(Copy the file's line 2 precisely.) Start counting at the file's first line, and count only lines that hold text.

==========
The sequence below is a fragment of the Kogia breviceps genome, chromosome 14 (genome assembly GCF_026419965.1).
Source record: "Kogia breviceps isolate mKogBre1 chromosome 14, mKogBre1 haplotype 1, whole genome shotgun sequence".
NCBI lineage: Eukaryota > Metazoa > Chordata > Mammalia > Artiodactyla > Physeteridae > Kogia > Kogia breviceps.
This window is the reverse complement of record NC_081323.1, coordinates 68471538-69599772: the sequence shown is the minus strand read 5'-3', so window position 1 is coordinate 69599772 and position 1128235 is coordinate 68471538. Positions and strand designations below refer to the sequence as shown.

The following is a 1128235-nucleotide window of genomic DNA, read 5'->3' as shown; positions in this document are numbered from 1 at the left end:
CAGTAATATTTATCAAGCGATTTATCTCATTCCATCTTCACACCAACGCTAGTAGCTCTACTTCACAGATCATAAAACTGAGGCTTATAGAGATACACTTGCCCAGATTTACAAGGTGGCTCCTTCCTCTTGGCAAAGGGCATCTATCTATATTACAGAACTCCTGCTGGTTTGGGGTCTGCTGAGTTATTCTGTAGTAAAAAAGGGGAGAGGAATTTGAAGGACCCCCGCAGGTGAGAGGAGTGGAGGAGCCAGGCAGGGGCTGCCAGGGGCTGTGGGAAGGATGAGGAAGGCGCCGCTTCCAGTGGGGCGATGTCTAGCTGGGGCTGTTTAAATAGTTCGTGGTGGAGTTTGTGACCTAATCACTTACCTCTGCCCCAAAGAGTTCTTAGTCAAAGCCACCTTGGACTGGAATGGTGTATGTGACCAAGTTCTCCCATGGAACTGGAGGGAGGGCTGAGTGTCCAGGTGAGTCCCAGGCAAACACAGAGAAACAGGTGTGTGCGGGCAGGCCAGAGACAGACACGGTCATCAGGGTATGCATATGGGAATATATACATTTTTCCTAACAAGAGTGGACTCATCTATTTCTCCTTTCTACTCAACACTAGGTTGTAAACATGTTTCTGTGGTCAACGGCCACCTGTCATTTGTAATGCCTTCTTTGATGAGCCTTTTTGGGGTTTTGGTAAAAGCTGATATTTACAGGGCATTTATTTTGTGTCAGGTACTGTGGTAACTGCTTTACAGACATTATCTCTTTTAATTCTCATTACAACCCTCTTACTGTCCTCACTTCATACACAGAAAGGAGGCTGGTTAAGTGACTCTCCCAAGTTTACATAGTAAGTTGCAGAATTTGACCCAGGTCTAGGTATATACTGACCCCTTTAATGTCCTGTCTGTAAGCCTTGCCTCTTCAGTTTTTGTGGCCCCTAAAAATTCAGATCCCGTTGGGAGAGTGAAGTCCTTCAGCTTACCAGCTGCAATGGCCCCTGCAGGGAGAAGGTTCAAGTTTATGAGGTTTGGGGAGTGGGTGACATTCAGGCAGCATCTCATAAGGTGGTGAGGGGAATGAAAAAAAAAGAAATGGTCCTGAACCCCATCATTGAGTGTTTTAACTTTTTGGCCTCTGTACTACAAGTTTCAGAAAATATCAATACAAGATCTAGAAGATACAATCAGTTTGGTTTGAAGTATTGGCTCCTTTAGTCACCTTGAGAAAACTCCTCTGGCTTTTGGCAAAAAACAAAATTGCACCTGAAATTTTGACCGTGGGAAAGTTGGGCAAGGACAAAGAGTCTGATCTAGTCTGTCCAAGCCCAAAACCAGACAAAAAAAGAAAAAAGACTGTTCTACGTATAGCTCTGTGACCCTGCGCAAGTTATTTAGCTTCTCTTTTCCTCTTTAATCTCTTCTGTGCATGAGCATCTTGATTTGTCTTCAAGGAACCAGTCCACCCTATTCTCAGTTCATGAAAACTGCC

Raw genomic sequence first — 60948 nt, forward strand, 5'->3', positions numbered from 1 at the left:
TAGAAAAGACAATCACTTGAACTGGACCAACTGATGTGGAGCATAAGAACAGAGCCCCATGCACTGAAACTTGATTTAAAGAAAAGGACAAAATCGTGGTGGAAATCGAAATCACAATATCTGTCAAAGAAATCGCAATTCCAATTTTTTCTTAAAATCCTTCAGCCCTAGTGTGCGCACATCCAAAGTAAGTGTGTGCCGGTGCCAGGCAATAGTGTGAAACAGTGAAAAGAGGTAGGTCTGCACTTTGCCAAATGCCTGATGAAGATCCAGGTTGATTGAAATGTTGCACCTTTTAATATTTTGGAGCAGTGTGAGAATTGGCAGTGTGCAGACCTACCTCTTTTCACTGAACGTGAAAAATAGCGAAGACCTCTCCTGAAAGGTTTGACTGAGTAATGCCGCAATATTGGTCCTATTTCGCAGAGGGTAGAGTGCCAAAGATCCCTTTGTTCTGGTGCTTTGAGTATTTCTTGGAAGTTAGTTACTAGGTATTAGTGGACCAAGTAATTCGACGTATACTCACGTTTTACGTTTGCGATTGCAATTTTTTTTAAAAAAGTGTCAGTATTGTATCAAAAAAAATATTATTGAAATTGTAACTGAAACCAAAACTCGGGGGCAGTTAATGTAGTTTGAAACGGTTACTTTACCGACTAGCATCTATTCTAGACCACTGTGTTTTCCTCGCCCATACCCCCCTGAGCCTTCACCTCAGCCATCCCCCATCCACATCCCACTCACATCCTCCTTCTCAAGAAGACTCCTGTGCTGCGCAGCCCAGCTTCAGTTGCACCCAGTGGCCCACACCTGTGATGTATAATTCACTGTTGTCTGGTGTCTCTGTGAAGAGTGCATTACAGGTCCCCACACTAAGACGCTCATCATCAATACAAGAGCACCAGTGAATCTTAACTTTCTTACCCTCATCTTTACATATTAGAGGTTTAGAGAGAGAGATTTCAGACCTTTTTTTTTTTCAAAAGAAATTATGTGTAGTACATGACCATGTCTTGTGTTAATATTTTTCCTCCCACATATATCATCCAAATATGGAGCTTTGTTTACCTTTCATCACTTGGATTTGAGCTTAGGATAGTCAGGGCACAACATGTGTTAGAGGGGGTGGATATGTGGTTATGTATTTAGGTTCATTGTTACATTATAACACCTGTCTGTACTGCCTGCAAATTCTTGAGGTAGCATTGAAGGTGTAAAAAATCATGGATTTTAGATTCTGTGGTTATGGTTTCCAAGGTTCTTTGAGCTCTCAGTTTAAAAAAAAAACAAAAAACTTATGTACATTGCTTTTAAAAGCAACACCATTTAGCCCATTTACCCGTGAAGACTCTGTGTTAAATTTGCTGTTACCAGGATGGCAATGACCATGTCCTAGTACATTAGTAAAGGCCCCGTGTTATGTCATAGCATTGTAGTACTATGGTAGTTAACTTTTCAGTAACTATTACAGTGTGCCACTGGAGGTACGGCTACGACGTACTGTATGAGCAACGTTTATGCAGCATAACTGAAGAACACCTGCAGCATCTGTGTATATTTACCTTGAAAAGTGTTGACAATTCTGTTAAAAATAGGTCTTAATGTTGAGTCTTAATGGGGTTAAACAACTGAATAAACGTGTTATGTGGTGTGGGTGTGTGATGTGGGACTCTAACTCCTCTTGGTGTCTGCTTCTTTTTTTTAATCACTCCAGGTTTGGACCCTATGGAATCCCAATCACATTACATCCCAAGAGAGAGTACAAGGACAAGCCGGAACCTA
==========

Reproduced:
Source record: "Kogia breviceps isolate mKogBre1 chromosome 14, mKogBre1 haplotype 1, whole genome shotgun sequence".